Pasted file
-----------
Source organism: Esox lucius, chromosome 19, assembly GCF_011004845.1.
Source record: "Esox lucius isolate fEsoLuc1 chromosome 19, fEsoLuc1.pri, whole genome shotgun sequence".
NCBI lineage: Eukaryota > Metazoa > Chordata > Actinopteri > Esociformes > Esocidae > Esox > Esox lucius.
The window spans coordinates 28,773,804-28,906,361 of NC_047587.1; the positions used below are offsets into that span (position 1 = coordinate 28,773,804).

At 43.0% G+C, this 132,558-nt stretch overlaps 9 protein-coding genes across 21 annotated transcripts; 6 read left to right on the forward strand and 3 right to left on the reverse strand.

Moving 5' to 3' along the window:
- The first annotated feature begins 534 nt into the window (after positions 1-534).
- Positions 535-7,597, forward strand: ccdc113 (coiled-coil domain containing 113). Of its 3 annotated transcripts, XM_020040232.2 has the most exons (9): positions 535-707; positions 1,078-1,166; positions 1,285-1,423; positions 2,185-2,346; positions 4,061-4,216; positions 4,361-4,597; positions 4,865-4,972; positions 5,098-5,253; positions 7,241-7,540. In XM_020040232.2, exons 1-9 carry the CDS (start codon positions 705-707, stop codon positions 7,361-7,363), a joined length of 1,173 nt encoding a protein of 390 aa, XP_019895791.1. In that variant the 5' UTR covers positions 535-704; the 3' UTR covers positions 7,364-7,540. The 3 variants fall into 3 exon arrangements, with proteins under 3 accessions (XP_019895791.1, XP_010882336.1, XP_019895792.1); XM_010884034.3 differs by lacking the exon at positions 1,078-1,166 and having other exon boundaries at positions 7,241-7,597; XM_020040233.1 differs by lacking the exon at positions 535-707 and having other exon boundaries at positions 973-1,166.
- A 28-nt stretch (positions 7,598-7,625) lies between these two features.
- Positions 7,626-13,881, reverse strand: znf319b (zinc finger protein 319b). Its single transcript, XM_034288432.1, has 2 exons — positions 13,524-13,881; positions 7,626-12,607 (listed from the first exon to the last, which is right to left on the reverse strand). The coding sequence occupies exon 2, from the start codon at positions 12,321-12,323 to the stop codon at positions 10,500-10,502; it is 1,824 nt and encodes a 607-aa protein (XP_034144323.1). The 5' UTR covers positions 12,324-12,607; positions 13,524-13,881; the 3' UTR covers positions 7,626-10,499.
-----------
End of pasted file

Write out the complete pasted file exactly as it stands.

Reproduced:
Source organism: Esox lucius, chromosome 19, assembly GCF_011004845.1.
Source record: "Esox lucius isolate fEsoLuc1 chromosome 19, fEsoLuc1.pri, whole genome shotgun sequence".
NCBI lineage: Eukaryota > Metazoa > Chordata > Actinopteri > Esociformes > Esocidae > Esox > Esox lucius.
The window spans coordinates 28,773,804-28,906,361 of NC_047587.1; the positions used below are offsets into that span (position 1 = coordinate 28,773,804).

At 43.0% G+C, this 132,558-nt stretch overlaps 9 protein-coding genes across 21 annotated transcripts; 6 read left to right on the forward strand and 3 right to left on the reverse strand.

Moving 5' to 3' along the window:
- The first annotated feature begins 534 nt into the window (after positions 1-534).
- Positions 535-7,597, forward strand: ccdc113 (coiled-coil domain containing 113). Of its 3 annotated transcripts, XM_020040232.2 has the most exons (9): positions 535-707; positions 1,078-1,166; positions 1,285-1,423; positions 2,185-2,346; positions 4,061-4,216; positions 4,361-4,597; positions 4,865-4,972; positions 5,098-5,253; positions 7,241-7,540. In XM_020040232.2, exons 1-9 carry the CDS (start codon positions 705-707, stop codon positions 7,361-7,363), a joined length of 1,173 nt encoding a protein of 390 aa, XP_019895791.1. In that variant the 5' UTR covers positions 535-704; the 3' UTR covers positions 7,364-7,540. The 3 variants fall into 3 exon arrangements, with proteins under 3 accessions (XP_019895791.1, XP_010882336.1, XP_019895792.1); XM_010884034.3 differs by lacking the exon at positions 1,078-1,166 and having other exon boundaries at positions 7,241-7,597; XM_020040233.1 differs by lacking the exon at positions 535-707 and having other exon boundaries at positions 973-1,166.
- A 28-nt stretch (positions 7,598-7,625) lies between these two features.
- Positions 7,626-13,881, reverse strand: znf319b (zinc finger protein 319b). Its single transcript, XM_034288432.1, has 2 exons — positions 13,524-13,881; positions 7,626-12,607 (listed from the first exon to the last, which is right to left on the reverse strand). The coding sequence occupies exon 2, from the start codon at positions 12,321-12,323 to the stop codon at positions 10,500-10,502; it is 1,824 nt and encodes a 607-aa protein (XP_034144323.1). The 5' UTR covers positions 12,324-12,607; positions 13,524-13,881; the 3' UTR covers positions 7,626-10,499.